tlhIngan-Hol Archive: Thu Nov 21 12:40:21 2002

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Re: RE: QeD De'wI' ngermey

On Thu, 21 Nov 2002, David Trimboli wrote:
> > Ah, but the clauses aren't modifying the nouns.  would not { QamtaHvIS
> > Hegh ghaH } be legal for "He died while standing", since { Hegh } is also
> > a verb?  Now if you removed the optional { ghaH } you get exactly what you
> > said is not possible...
> Bzzt.  Sorry.  Thanks for playing.

I'll take "I'll never get it right" for $200, Alex.  :)

> You can justify ANYTHING by saying you're going to drop words.  "It's
> Clipped Klingon!"  "It's a dropped pronoun!"  That just doesn't work.  In
> this case, if you're removing an optional /ghaH/ from /QamtaHvIS Hegh ghaH/,
> that means you're removing /ghaH/ from */QamtaHvIS Hegh ghaH QaQ law'
> tortaHvIS Hegh ghaH QaQ puS/, and that makes no sense.  You can't have
> sentences in the A and B slots in a law'/puS sentence!

My point was that for the limited example of { QamtaHvIS Hegh } (ignoring
for the moment that it might be part of a law'/puS thing), it is actually
legal.  If it was a fragment of { QamtaHvIS HeghDaj qIH } it's still legal
because even though { HeghDaj } is obviously playing the role of a noun
this time, { QamtaHvIS } is a clause to the sentence itself.  The fact
that the clause is adjacent to the noun does not mean that it's modifying
the noun.  Relative clauses modify nouns, but { -vIS } is a Subordinate
clause, and can appear before or after a sentence.  It can never modify a
noun, but then, its purpose isn't to do that.

Now, I'm not saying I'm right about my law'/puS construction, but I don't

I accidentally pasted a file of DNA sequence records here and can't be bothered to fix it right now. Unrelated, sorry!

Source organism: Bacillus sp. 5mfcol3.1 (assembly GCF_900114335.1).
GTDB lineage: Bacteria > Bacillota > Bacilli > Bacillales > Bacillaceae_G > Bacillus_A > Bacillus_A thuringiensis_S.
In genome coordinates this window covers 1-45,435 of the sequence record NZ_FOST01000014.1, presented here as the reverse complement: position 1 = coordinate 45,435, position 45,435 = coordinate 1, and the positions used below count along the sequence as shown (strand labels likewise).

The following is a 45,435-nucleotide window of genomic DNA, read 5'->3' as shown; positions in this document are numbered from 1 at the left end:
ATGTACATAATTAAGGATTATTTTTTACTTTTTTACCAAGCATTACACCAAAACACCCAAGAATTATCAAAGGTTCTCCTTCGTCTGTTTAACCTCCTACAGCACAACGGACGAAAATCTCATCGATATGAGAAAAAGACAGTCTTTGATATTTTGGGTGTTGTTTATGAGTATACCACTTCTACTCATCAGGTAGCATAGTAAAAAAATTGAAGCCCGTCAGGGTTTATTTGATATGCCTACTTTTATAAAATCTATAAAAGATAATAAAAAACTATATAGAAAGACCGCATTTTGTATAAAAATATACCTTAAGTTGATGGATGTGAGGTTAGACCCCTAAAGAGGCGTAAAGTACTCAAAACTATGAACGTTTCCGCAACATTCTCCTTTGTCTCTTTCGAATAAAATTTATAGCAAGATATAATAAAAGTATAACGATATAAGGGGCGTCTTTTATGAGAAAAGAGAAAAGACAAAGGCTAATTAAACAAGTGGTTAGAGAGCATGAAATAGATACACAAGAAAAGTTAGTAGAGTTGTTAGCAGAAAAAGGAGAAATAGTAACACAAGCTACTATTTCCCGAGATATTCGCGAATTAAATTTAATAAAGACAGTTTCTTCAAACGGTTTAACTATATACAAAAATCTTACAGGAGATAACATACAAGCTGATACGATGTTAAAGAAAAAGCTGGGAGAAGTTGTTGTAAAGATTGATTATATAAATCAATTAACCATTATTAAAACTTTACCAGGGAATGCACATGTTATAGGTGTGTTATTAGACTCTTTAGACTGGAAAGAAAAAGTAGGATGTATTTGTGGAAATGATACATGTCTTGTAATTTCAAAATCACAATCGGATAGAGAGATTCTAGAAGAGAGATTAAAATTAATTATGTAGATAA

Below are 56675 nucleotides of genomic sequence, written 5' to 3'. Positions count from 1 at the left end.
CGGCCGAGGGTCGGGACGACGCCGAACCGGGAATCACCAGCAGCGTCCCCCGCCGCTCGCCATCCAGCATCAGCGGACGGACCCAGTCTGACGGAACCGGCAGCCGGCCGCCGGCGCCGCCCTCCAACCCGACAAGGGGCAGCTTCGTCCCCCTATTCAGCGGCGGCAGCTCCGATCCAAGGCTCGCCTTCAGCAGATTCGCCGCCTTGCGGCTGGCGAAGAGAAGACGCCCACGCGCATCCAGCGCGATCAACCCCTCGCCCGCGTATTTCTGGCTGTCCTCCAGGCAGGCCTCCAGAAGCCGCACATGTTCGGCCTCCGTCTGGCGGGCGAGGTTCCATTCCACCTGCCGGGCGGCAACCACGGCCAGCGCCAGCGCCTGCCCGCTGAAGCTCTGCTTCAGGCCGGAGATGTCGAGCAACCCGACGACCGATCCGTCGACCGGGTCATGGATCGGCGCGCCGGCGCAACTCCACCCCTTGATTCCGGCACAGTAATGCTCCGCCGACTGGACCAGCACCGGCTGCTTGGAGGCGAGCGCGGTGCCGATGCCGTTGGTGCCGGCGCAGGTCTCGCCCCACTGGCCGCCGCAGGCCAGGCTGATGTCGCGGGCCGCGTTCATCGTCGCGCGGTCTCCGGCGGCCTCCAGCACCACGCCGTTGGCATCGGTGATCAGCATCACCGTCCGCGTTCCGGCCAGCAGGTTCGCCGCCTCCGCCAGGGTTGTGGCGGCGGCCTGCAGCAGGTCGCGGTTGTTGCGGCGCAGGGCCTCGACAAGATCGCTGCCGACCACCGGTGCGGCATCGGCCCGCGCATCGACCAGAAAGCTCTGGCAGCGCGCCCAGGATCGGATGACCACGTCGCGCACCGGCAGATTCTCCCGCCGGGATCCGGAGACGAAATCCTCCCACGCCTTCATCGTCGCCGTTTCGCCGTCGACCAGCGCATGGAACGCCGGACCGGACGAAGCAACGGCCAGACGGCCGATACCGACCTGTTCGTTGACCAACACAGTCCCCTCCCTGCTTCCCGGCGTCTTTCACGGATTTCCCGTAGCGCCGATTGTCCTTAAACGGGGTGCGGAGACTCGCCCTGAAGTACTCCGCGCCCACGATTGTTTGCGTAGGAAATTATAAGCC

see a good reason why a subordinate clause could not appear in that
construction -- I could see an argument that only ONE subordinate clause
could be in there, where it modifies the whole:

wISoptaHvIS SoH chuS law' jIH chuS puS
"When we're eating, you're louder than I am."

Would you consider that legal?

> People sometimes justify violating the rule of not having a Type 5 noun
> suffix on a noun-noun construction by saying they dropped the verb from a
> sentence.  (E.g., "/mIvDaq vIghro'/ is just clipped from /mIvDaq vIghro'
> tu'lu'/!")  Bah.  That's nonsense.

Yeah, I wouldn't buy that either.  Verbs are key to Klingon, I would never
consider dropping them before other things...

> > I can see the confusion with the fact that { 'oy' } can be a noun as well
> > as a verb, but given the construction, isn't the verb form implied?  Given
> > that, the { vIjatlhtaHvIS } isn't modifying a noun, it's a clause
> > modifying the sentence...
> You've missed my point.  All verbs cannot be used adjectivally.  Only those
> describing a quality can.  You can't say */loD qet/ (though you CAN say
> /qetbogh loD/ "running man"), but you can say /loD QaQ/ "good man."

Right, but /'oy'/ CAN be used adjectivally -- or are you saying it can't?
TKD defines /'oy'/ as "be sore".  This, to me, would be the same as /QaQ/
as "be good".

> So is /'oy'/ "ache, hurt, be sore (v)" an action ("My leg hurts") or a
> quality ("My leg is sore")?  I'm pretty sure we don't have any evidence one
> way or the other.

I think perhaps you might be confusing the fact that in English, "sore" is
an adjective, but "ache" and "hurt" are verbs -- but you can infer that if
something "is sore", it is actively performing the action of "aching" or
"hurting".  It seems pretty clear that /'oy'/ is a quality verb, even
though you could express it in English as an intransitive verb.  I could
see some confusion in the TKD E->K section because "hurt" is listed as
/'oy'/, and if that's the only translation you look at, you could believe
it was the transitive verb form like in "You hurt my feelings".  But
looking at the rest of the mappings, it's also "ache" (which is
intransitive in English) and "be sore" (an adjective).  All put together,
I think there's a good case that /'oy'/ is a quality verb in Klingon,
making it valid for use in the law'/puS construction.

So, ignoring the /-taHvIS/ thing, it would seem this would be correct:

nItlhDu'wIj 'oy' law' nachwIj 'oy' puS
"My fingers are more sore than my head."



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